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Lt. Col. Stacie M. Piccinich (left) and Lt. Col. Ian M. Prater (right), Marines with 6th Communication Battalion, Force Headquarters Group, Marine Forces Reserve, lay a wreath during a 9/11 remembrance ceremony at the Curtin Garvey Complex, Brooklyn, New York, Aug. 14, 2021. This ceremony was held in honor of the legacy and memory of Sgt. Maj. Michael S. Curtin and Gunnery Sgt. Mathew D. Garvey, Reserve Marines with 6th Communication Battalion, who made the ultimate sacrifice as first responders on September 11, 2001. Curtin, a police officer with the New York City Police Department, and Garvey, a firefighter with the New York City Fire Department, epitomized what it means to be a Reserve Marine, answering the nation's call to serve in uniform while also serving their local communities. (U.S. Marine Corps Photo By Lance Cpl. Ashley Corbo)

Photo by Lance Cpl. Ashley Corbo

Honoring Heroes: 6th Communication Battalion remembers Reserve Marines who made the ultimate sacrifice on 9/11

10 Sep 2021 | Cpl. Brendan Mullin Marine Corps Forces Reserves

U.S. Marines with 6th Communication Battalion, Force Headquarters Group, Marine Forces Reserve, held a memorial ceremony to honor Sgt. Maj. Michael S. Curtin and Gunnery Sgt. Matthew D. Garvey, who heroically gave their lives while serving as emergency response personnel during the terror attacks on Sept. 11, 2001.

Reserve Marines were among the first responders on that infamous morning, keeping true to their core values: Honor, Courage, Commitment. Paying respects to their memory, Marines laid wreaths at the Curtin Garvey Complex in Brooklyn, New York, the reserve facility that was named in their honor. The senior leaders with 6th Communication Bn. also served lunch to the Marines, firefighters, police officers and other guests at the ceremony. “In 2016, 6th Communication Battalion dedicated the reserve center to Gunnery Sgt. Garvey and Sgt. Maj. Curtin, renaming it the Curtin Garvey Complex, as well as dedicating a monument at the complex,” said Master Gunnery Sgt. Pasquale Foresta, who served with both Curtin and Garvey. “Every year since, we’ve held a wreath laying ceremony at the monument, inviting the family members of Curtin and Garvey, as well as Marines, firefighters and police officers that had served with them in the past.”

“Being a Reserve Marine has made me the person that I am.”Master Gunnery Sgt. Pasquale Foresta, 6th Communication Battalion

Curtin served 12 years as an active duty Marine before transitioning into the Marine Corps Reserve, where he continued to serve with 6th Communication Bn. He joined the New York Police Department in Jan., 1988, where he spent most of his career with the Emergency Service Squads unit. Curtin selflessly gave his life while rescuing victims that were trapped in the north tower. “When I checked into 6th Communication Bn. in 1995, it was 1st Sgt. Curtin at the time,” said Foresta. “I remember walking through the hallways of the reserve center, trying to find where I needed to go to complete my check-in process, and I was stopped in the hallway. At the time I didn’t know who he was, and he was so much taller than me I didn’t immediately see his rank. Of course I started stammering, [Curtin] told me to relax and reassured me then pointed me where I needed to go and welcomed me aboard.”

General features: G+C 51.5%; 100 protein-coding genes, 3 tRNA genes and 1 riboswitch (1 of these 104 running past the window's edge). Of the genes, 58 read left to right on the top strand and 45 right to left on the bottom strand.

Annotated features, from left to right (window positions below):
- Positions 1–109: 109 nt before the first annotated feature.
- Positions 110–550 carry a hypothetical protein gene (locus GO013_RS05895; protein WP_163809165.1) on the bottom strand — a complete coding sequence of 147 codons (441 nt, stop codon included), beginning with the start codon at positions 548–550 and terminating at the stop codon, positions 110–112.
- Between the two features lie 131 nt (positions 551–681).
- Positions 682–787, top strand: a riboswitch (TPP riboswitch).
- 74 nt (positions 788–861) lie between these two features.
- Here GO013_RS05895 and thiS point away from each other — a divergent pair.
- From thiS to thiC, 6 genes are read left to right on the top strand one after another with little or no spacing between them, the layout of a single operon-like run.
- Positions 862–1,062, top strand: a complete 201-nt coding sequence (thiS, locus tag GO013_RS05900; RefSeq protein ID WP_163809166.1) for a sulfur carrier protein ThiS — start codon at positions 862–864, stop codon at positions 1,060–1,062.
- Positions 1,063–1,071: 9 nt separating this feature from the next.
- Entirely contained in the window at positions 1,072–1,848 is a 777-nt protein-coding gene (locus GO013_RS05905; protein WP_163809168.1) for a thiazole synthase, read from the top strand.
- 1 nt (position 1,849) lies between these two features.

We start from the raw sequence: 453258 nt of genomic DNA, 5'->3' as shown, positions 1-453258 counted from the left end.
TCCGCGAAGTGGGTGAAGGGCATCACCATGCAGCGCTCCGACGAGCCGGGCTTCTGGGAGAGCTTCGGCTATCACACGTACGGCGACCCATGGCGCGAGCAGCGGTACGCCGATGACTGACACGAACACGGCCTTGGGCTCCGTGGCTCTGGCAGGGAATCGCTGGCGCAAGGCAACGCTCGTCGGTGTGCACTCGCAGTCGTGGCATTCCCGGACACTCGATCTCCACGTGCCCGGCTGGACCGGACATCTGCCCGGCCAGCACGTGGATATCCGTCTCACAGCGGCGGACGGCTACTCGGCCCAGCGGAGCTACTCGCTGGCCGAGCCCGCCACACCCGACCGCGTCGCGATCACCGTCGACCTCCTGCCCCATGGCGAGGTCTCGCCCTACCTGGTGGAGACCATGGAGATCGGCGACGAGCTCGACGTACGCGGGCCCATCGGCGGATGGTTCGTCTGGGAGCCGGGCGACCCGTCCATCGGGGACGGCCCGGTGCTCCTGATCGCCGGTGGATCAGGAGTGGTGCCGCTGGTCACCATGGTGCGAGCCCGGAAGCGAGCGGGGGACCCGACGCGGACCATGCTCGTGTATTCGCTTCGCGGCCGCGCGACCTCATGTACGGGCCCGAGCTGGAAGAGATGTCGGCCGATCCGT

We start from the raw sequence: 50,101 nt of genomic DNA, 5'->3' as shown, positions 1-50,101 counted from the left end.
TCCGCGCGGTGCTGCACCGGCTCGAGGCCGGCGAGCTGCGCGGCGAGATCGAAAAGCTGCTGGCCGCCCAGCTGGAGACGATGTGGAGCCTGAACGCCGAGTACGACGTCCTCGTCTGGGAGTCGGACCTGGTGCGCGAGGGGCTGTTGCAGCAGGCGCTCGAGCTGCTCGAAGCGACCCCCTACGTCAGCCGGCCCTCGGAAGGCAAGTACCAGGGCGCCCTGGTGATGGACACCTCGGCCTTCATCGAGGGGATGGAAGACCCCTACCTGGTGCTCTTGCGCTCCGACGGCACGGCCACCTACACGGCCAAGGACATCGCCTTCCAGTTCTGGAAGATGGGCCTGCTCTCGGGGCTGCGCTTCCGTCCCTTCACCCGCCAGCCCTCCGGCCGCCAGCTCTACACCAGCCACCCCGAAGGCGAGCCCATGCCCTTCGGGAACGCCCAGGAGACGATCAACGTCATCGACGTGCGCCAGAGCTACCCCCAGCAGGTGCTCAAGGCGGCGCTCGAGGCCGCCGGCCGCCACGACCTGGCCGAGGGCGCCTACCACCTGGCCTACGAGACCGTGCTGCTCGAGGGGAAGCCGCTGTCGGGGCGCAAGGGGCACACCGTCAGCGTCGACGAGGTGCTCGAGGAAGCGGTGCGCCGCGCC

Foresta described Curtin as a, “leader who liked to informally counsel all his Marines, as well as the junior officers in the company.” Garvey was on active duty for 10 years, where he served in Beirut, Operations Desert Shield and Desert Storm. When he transitioned to the Marine Reserve, he continued his service with 6th  Communication Bn. He joined the New York Fire Department in 1995, where he served with Squad 1. Garvey and his squad were evacuating the south tower when it collapsed and killed Garvey and his entire squad.

“[Garvey] had the appearance and act of a poster board Marine,” said Foresta. “If you were a Hollywood producer, and you wanted to cast a Marine, you’d pick Garvey.” Foresta recalled serving with Garvey, “He was an intense individual, he had earned the nickname, ‘The Garvinator’ because he was a seemingly indestructible and unstoppable Machine. There was no one in [Headquarters Company] who was faster, stronger, or could perform their duties better than him.” Curtin and Garvey are prime examples of what it means to be a Marine, coming from any background or occupation to answer the Nation’s call to action both during and after the attacks that took place on 9/11.

6th Communication Battalion 9/11 Remembrance Ceremony Photo by Lance Cpl. Ashley Corbo

“Being a Reserve Marine has made me the person that I am,” said Foresta. “I’ve been standing on those two gentlemen’s shoulders for the last 26 years of my career. I am honored to serve my country and community, and I’m thankful for the opportunities I’ve had from serving in the [Reserve]. I wouldn’t be a firefighter or anywhere I am today without those Marines and the [Reserve].”

Marines, whether reserve or active duty, make sacrifices, not only for their country, but their local communities as well. The memorial served to highlight two exceptional Marines who made the ultimate sacrifice.

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